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Make money in gold trading. Here's how
Deepa Krishnan in Mumbai
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September 01, 2005 10:52 IST

Worried -- and even confused -- about investment options with the currency markets being volatile and the gold prices rising? Well, if you are looking at buying and holding gold without the hassle of safe-keeping and high costs, you may explore the option of gold trading in dematerialised (demat) form.

Last month, the World Gold Council (WGC) and the Mumbai-based Multi Commodity Exchange (MCX) launched a gold product that can be settled within seven days (T+7).

The investor can purchase either 100 gm of gold, or 1 kg bar of gold (at a price of Rs 6,500 per 10 gm of gold, the cost would be Rs 65,000 for 100 gm and Rs 650,000 for 1 kg), which is approved by the London Bullion Markets Association (LBMA), and is imported into the country.

Every transaction takes place between Wednesday and Tuesday. At the end of the period, the investor can either make the payment and take delivery directly, or create a separate commodity demat account, and hold the gold for the desired period of time.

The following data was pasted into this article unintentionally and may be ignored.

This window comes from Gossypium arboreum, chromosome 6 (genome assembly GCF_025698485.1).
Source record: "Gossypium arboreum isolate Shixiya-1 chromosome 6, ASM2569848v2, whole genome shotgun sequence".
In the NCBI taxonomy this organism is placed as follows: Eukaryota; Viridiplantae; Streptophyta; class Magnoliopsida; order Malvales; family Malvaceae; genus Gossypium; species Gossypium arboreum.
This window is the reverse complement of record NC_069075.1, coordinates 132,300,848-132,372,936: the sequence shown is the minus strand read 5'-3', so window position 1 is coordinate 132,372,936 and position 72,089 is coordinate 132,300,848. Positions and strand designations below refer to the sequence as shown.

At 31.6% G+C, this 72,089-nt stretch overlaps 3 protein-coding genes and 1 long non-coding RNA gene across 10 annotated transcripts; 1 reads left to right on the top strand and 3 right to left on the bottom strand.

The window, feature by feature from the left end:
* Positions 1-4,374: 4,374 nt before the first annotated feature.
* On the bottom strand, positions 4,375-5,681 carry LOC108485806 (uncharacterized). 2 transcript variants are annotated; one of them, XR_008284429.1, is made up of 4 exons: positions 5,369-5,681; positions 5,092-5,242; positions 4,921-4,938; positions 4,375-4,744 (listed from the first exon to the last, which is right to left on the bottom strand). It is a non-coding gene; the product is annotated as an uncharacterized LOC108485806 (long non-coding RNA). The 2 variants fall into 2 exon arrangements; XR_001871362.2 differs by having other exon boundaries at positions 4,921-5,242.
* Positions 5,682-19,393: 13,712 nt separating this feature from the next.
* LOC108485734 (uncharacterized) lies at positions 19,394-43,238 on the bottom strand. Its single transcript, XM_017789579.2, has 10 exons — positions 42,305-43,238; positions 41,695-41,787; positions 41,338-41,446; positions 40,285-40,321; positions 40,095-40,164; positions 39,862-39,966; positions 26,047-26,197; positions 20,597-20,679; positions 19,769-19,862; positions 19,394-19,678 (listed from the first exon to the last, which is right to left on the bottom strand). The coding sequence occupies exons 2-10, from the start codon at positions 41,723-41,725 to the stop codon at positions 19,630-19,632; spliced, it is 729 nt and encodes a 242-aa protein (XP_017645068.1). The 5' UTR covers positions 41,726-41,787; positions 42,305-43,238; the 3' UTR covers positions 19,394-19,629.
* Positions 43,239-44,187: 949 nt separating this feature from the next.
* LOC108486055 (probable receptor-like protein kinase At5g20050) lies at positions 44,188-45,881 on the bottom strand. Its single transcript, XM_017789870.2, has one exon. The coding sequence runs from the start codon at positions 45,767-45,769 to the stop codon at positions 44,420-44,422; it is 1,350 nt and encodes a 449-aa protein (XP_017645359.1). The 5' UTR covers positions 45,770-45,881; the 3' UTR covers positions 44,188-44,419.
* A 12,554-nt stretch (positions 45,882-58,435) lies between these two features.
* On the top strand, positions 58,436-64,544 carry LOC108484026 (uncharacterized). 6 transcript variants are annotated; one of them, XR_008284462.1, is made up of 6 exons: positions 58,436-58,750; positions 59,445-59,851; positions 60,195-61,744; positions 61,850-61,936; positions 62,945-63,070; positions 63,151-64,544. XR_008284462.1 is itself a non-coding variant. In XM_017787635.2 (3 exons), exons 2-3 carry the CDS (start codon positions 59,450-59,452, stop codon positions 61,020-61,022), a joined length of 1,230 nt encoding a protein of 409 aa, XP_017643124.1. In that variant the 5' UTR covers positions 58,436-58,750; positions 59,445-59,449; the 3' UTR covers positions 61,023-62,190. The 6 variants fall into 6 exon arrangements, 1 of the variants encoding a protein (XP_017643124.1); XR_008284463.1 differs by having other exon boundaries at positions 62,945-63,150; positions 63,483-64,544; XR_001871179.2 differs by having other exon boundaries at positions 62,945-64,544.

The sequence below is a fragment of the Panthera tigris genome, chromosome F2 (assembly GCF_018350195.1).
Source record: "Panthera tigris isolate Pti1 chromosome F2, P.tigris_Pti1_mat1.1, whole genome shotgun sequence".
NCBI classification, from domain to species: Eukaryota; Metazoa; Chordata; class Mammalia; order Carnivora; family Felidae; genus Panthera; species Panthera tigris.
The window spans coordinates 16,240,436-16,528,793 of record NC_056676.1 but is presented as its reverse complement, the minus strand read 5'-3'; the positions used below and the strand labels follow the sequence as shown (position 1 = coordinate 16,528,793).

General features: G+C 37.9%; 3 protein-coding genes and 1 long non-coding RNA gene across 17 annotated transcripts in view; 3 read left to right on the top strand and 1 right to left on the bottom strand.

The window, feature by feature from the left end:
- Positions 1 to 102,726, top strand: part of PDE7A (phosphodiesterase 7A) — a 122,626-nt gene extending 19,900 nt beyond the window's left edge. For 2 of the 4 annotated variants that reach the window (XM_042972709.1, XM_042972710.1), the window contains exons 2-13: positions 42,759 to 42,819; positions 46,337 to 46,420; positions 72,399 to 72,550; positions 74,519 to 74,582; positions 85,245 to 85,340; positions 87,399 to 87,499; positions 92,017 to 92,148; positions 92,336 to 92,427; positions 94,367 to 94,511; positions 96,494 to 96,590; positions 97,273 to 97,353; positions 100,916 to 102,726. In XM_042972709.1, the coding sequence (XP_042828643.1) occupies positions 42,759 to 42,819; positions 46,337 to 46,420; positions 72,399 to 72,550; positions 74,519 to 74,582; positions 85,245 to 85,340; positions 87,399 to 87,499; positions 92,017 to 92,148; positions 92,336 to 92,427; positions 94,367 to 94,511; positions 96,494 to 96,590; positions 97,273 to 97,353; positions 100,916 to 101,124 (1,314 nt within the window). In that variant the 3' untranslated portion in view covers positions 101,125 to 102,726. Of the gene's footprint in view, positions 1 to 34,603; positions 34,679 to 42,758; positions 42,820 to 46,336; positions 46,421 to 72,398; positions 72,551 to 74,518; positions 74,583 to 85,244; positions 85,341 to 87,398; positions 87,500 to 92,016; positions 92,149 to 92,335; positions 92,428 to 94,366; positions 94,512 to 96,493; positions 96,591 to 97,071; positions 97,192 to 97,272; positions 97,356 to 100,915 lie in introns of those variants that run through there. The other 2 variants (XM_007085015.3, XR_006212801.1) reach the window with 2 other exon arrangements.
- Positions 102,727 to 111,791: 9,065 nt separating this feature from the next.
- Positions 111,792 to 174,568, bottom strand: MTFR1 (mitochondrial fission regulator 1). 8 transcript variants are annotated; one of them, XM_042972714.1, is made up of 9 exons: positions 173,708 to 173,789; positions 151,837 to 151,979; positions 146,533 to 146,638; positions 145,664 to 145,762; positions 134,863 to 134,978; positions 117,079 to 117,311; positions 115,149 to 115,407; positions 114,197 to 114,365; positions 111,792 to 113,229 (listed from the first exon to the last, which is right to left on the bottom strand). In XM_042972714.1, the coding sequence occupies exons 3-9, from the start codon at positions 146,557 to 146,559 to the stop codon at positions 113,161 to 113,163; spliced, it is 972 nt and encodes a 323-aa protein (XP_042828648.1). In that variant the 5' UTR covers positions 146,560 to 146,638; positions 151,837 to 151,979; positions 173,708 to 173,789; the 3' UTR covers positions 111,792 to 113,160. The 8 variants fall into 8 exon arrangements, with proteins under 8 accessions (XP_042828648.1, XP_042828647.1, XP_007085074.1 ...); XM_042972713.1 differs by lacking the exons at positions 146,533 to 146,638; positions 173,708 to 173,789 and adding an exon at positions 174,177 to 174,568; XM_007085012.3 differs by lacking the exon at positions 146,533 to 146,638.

A commodity demat account can be created exactly in the same manner as an equity demat account. The prices are also closer to the spot market, as the settlement is made taking the day's prevailing price into account (Tuesday).

The cost involved, for the investor, includes a margin charge -- working out to 5 per cent of the value currently -- that they have to pay upfront, and a brokerage charge of no more than 0.5 per cent. In other words, at a cost of Rs 6,500 per 10 gm, the investor would have to pay a margin charge of Rs 3,250 plus brokerage charges.

Besides, the custodial insurance works out to 1 per cent per annum of the price. It is calculated on a weekly basis and billed every month. This works out to be lesser than the charges of safety vaults in banks. Currently, the custodian is National Securities Depository Ltd.

The contract ensures delivery at the end of the period, and in case the investor wishes to defer taking the delivery, then they can transfer the gold into the demat account, which is as good as settling the contract by paying the entire cost.

The advantage of transacting in demat gold lies in the fact that both buying and selling, in this process, are convenient, as compared to purchasing gold from a bank, in which case it cannot be sold back to the bank.

The price is also closer to the spot price than in case of the regular futures contract that the exchanges offer.

Currently, delivery centres are there in Delhi, Mumbai, Kolkata and Ahmedabad, and the number of such centres will be expanded to 12 in the next two months. In comparison, deliveries of the gold futures contract takes place only in Ahmedabad and Jaipur.

Since the launch of the product, 200 kg of gold has been traded (two-sided), and 35 kg has been successfully delivered.

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